How to Write 300,000 Words In 1 Year For the past three years, I’ve written at least 300,000 words for publication. It’s not that difficult, and you can do it too—it mostly requires an ability to focus. If you don’t have this ability at first, fear not: it’s a learned process. Why Write? Someone once said, “I hate writing, but I love having written.” If you want to write consistently and thoroughly, you must learn to make writing your job, regardless of whether it has anything to do with your income. You may have heard the advice about carrying a notebook everywhere and writing things down as you think of them. Once you start recording information, you’ll likely find that ideas are not the problem. “We must all suffer one of two things: the pain of discipline or the pain of regret and disappointment.” In choosing to write, you must choose the pain of discipline. Make your art your obsession. Say no to other things so you can make art. Do not worry about quality, especially when you’re getting started. Why 300,000 Words?

Digital and Paper Diaries Are Written for an Imagined Audience - Room for Debate “I have tried to keep diaries before but they didn’t work out because of the necessity to be honest.” John Steinbeck made this entry in a ledger he used to track his progress on "The Grapes of Wrath." If we pine for a golden age of diary keeping, let’s indeed be honest: the pens and notebooks of the past inspired a truth no more — and no less — pure than the digital tools of today. While we romanticize diaries as unmediated transcriptions of thought and feeling, they have really always been a forum for self-creation. E. Even before this era of self-revelation, journal keepers imagined an audience — a child, a lover, a snooper, one’s older self or even God. I’ve dedicated my professional life to the preservation of personal records in manuscript form. Today’s tools, if anything, expand our options for self-expression, making it easier for all of us — the Marion Rehrers as well as the Richard Burtons and Brad Pitts of the world — to add our voices to history. E.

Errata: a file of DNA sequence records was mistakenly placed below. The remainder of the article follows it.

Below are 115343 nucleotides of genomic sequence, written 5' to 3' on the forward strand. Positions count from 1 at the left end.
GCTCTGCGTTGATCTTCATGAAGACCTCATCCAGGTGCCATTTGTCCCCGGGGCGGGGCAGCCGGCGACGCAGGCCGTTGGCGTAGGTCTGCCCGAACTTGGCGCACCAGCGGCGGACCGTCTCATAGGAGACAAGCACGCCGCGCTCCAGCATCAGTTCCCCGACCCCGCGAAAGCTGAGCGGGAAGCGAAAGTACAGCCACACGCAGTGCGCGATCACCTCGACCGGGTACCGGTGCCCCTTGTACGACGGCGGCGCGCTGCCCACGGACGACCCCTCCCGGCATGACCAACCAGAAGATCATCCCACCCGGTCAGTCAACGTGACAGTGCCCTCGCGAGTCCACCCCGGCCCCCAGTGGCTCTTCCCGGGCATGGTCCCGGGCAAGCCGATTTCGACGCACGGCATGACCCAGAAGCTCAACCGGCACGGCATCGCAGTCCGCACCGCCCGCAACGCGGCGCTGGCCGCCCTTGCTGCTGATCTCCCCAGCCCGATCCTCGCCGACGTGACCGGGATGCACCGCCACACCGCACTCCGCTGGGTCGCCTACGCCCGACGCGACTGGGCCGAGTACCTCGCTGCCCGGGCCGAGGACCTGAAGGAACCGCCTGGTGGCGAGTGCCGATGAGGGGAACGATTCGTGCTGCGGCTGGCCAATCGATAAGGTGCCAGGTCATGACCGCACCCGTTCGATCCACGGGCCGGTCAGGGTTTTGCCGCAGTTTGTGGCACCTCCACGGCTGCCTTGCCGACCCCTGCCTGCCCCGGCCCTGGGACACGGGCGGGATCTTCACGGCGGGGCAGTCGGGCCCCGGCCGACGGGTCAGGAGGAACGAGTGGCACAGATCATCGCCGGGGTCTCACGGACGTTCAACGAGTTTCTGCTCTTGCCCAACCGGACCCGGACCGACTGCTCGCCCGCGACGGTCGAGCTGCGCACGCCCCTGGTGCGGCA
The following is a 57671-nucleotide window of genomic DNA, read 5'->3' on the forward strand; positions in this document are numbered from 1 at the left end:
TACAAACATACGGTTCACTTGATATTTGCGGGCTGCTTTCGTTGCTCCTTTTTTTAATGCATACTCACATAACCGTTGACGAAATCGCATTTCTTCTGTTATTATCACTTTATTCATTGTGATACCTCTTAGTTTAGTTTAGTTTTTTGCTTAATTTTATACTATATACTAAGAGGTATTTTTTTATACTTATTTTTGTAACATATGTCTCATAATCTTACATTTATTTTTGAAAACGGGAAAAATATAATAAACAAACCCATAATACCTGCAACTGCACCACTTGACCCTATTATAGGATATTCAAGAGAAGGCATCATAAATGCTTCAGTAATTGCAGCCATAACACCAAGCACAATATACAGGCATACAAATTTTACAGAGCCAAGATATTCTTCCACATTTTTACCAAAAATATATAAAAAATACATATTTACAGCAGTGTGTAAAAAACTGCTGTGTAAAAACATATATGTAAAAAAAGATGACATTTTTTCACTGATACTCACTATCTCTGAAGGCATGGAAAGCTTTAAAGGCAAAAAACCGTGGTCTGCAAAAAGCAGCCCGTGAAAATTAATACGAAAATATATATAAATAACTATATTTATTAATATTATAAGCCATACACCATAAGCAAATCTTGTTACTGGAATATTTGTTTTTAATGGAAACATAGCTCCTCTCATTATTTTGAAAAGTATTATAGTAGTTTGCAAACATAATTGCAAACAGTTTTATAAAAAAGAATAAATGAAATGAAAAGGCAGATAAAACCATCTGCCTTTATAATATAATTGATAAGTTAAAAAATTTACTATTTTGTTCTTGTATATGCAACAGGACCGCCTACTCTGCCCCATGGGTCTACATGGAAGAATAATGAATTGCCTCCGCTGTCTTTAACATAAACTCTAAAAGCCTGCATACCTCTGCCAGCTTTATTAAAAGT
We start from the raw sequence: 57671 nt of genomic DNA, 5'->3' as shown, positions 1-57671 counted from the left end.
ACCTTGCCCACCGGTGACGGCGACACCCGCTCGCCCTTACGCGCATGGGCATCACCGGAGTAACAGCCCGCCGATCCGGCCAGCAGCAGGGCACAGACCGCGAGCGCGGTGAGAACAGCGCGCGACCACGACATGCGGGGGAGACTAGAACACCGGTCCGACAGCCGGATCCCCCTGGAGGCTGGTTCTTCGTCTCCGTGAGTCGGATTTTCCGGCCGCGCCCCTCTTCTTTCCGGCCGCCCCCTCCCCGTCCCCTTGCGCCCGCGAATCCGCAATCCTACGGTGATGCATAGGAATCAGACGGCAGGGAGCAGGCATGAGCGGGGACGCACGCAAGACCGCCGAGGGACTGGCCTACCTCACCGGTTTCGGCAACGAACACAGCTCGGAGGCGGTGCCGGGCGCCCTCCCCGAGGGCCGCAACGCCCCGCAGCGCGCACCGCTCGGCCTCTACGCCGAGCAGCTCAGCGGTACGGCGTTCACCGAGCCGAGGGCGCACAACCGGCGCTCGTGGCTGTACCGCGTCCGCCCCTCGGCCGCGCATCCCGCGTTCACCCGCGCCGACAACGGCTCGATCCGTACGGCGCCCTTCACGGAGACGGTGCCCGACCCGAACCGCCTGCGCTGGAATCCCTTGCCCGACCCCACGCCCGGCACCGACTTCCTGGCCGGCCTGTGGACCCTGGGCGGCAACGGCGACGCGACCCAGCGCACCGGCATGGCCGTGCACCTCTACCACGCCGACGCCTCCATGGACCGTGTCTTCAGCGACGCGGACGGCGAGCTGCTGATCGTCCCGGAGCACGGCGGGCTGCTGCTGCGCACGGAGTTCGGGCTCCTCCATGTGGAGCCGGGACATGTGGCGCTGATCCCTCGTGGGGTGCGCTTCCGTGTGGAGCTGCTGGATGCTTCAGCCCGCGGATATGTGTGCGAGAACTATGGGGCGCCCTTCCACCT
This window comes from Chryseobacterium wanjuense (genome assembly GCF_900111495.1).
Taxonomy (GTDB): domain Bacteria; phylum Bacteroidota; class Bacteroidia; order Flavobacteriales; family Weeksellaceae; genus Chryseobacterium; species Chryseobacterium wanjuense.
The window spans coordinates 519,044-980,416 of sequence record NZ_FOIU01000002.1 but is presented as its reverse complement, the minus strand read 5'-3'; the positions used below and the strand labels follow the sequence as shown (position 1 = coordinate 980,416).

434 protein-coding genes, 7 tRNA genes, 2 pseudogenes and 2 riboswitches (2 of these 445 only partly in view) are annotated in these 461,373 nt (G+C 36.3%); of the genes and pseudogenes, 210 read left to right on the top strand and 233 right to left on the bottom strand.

How to Get Out of Your Own Way and Unblock the “Spiritual Electricity” of Creative Flow by Maria Popova “No matter what your age or your life path … it is not too late or too egotistical or too selfish or too silly to work on your creativity.” “Art is not a thing — it is a way,” Elbert Hubbard wrote in 1908. But the question of what that way is, where exactly it leads, and how to best follow it is something artists have been grappling with since the dawn of recorded time and psychologists have spent decades trying to decode, outlining the stages of creativity, its essential conditions, and the best technique for producing ideas. In 1978, a few months after she stopped drinking, artist, poet, playwright, novelist, filmmaker, composer, and journalist Julia Cameron began teaching artists — by the broadest possible definition — how to overcome creative block and get back on their feet after a “creative injury.” Art by Sydney Pink from 'Overcoming Creative Block.' Writing in the introduction to the 10th anniversary edition, Cameron adds to the most beautiful definitions of art:

In my bag nowMap: Introduction | PigPog Latest Update: added link to the basic A4 nowMap templates. A simple organisation tool – just a single sheet of paper. Maybe you like the idea of being a bit more together, of knowing what you’re up to at any point, but you don’t feel the need for a whole system to keep you organised. Or, maybe you actually do GTD, and just feel like you’re lacking a quick at-a-glance overview of what’s on your plate now. The nowMap is a simple idea – make a mindmap of all the things that you’re working on or are on your mind at the moment, just on one sheet. Pics missing – sorry. If you’re already familiar with the idea of mindmapping, you could probably stop reading right here, and work it all out ok for yourself. Drawing Your Own Take a sheet of A4 or Letter paper, landscape format (wide, not tall), and draw a margin on the right, about an inch in. See the area in the middle? The right hand margin is just for ‘meta’ information – anything about this sheet. Downloading PDFs Draw a box around each one.